Moving Data with a Processor of any kind:

06/19/2001


How can we start moving data around?

How many ways can we do this?

(Look at some of these possibilities)


How can we start moving data around?

  • With the assumption, that initially a processor (CPU) must first read data from memory, and then write that same data to another location, we might also assume that during that process, the data retrieved from memory has to be somehow "held" until ready to be stored or written to memory. You may have heard reference to an "Accumulator". A CPU normally has a special storage register for this purpose. When you hear reference to "Registers", they can usually be thought of as nothing more than binary data-latches, like an 8-bit or 16-bit data-latch. Unfortunately, many folks do not realize the simplicity of this one concept, and they more often as not think that a "Register" must be some kind of exotic circuit.
  • Any memory must have 3 basic considerations: i.e. "Where", "Action", and "Contents", in that "Where" is simply one of the number of possible locations, "Action" is whether we extract or store "Contents" as the data within that memory locations.
  • This is often illustrated by walking into an area that contains a large number of mailboxes, where each mailbox has a location number (called an address), and by opening a specific selected mailbox (i.e. an "address" ) the contents may be "extracted" or "filled" (this would be the "data").
  • Consider that a CPU must have actually several "Registers" that can be electronically switched in or out of certain common circuits. Consider also, that if we had a "16-bit Register" that could be used to reference a simple binary value,as control over memory address lines, we could electronically select that particular 16-bit Register as a "Memory Address Select Register". This would allow us to select over 65,536 different locations of memory.
  • After selecting a specific memory address, data as "Contents" could be "Read" from that specific location in memory, and copied into the CPU's "Accumulator" Data-Latch.
  • Suppose that we had 2 different "16-bit Registers" that could be used to reference a simple binary value,as control over the same memory address lines, but in reference to another binary location.
  • That other specific memory address can be then selected by the second "16-bit Register", and the data currently held in the CPU's "Accumulator" Data-Latch can be copied (written) into the memory at that selected address.
  • Obviously, there must be some method of pre-arranging those particular 16-bit Address Registers and selecting the electronic controls necessary for selection, and how to use the "Accumulator". There is, and it's what is involved in a process called "Programming". This is also a subject where it seems that "the deeper you go, the deeper you need to go". It can be quite rewarding, but also can involve some very complex issues.
  • The Plot Thickens: (We need to look at several different scenarios)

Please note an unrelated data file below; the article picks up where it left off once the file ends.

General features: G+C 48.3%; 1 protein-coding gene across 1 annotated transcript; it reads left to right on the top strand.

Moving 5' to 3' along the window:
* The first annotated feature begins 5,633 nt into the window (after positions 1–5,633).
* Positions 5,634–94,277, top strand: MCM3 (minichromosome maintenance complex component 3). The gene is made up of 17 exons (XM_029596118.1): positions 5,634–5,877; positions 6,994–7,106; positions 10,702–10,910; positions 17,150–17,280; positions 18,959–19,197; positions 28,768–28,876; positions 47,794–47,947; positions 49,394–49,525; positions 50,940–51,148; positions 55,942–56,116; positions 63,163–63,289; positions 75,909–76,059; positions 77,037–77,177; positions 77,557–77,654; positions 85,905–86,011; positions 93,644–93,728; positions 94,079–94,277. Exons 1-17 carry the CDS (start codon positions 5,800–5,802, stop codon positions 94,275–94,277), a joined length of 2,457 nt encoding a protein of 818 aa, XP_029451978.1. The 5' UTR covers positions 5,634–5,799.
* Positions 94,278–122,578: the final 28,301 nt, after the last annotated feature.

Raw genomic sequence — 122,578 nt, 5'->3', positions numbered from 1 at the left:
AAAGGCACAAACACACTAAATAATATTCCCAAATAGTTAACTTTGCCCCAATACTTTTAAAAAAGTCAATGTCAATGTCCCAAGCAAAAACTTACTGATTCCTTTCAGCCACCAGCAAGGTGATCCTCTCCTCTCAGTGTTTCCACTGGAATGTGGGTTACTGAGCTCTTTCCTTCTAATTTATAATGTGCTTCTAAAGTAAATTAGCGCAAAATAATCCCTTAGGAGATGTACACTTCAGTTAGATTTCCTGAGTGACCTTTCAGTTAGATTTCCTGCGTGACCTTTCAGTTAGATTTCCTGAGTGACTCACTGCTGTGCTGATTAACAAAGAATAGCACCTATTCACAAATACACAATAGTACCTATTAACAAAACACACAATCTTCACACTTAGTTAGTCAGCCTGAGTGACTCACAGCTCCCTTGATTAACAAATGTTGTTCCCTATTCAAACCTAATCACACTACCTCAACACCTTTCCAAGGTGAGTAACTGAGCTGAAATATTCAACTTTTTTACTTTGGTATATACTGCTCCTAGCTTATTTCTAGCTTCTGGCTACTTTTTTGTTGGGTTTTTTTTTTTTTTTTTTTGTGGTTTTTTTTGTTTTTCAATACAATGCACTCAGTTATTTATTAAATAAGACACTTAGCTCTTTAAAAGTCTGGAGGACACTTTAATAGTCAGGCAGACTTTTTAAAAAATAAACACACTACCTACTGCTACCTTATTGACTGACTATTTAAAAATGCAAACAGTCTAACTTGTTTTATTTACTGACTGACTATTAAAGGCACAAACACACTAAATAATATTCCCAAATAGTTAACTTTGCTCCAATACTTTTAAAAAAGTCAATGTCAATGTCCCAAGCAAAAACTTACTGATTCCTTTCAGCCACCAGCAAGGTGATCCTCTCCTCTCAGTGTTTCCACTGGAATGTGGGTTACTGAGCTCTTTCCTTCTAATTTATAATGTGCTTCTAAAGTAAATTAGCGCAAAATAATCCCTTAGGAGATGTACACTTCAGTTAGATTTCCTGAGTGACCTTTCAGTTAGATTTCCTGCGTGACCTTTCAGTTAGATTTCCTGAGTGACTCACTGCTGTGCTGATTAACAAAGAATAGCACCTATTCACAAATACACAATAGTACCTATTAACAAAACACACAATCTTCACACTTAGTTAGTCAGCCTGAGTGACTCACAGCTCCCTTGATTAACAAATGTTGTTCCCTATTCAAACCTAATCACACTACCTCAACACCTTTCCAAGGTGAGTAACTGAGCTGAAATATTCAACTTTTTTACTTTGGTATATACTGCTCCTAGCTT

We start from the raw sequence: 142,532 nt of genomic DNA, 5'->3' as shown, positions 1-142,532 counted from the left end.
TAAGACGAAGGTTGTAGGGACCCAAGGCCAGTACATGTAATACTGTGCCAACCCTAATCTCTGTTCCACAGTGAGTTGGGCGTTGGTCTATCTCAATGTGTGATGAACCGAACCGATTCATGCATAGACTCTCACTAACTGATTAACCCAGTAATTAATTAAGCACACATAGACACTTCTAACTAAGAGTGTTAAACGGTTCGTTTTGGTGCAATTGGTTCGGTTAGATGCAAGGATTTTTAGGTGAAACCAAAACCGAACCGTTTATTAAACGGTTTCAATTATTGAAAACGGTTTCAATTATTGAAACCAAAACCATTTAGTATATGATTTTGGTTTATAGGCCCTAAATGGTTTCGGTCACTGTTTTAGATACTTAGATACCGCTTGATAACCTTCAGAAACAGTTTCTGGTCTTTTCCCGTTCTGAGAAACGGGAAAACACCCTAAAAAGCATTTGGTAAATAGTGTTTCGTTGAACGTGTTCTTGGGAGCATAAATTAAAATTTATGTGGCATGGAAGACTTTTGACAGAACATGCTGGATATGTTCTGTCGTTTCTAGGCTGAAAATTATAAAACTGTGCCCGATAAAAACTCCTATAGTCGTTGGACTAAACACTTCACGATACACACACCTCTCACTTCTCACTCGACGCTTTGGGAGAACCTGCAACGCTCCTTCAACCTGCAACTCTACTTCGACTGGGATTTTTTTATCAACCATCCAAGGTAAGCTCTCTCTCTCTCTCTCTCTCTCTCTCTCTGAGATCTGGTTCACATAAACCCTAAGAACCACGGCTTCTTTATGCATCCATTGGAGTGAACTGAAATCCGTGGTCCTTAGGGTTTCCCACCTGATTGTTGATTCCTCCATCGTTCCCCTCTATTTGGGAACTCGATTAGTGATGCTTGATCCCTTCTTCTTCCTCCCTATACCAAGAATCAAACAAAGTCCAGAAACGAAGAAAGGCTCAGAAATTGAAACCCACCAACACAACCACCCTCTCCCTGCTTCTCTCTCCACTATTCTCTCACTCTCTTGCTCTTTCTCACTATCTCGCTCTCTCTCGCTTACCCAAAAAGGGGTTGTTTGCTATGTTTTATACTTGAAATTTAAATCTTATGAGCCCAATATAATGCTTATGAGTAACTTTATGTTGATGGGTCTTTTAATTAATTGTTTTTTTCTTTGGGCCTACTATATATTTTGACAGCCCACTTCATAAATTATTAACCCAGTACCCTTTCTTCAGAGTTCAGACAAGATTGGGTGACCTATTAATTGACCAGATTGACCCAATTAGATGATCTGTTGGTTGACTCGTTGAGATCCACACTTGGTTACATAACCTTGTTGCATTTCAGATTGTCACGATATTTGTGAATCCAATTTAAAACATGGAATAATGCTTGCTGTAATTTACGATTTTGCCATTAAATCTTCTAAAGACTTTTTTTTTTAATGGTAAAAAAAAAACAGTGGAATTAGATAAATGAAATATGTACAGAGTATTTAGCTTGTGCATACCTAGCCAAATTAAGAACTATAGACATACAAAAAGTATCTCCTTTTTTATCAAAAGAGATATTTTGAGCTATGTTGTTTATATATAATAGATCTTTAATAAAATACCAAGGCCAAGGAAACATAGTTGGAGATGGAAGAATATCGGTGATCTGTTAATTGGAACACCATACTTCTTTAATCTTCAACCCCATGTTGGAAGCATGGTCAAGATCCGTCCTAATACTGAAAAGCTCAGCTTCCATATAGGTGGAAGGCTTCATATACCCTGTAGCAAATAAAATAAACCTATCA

• Scenario #1: We have one worker, where the worker is instructed in such a way that for each container (of a row of 10) that must be moved from location #1 to location #2 will require 10 detailed sets of instructions. The worker is told which container to pick up with the hand-truck, and then where to place this container in location #2. Obviously, this is a very inefficient way to move containers about, because it requires detailed instruction for each of the containers on a one-by-one basis. This would be especially true if there were several hundred of these containers to be moved!
  • Scenario #2: Here we have the same bunch of containers to be "Hand-Trucked" from one location to another, but in this case wer'e going to incorporate a count system. The case in point, the worker is told to not only move a specific container from location #1 to a specific spot in location #2, but is also told that there are a certain number of containers to be moved, and that each container retrieved is from the next sequential location, and that the spots in location #2 are to be sequential as well. The advantage here should be obvious, in that there is a sequential process in pickup and a sequential process in placement, until the count is completed.
  • Scenario #3: Consider a driver that needs to go pick up some merchandise from a particular location, but instead of telling the driver exactly where to drive to, the driver is provided with a guide to act as a navigator. This situation may seem the same, but it is different because of the navigator's guide to the location. In CPU's, this is called "Register Control", because a Address Register can be retained for the same address selection again. Scenario #2 is actually this usage, where the Address Register in use, is "Incremented" to the next consecutive location.
  • Scenario #4: In this situation, we will liken it to a case where our driver does not exactly know where to pick up the merchandise, but has been told that if the driver will stop at a particular warehouse, there will be directions to the correct address. What we have here is an "Indirect" method of going to the correct address.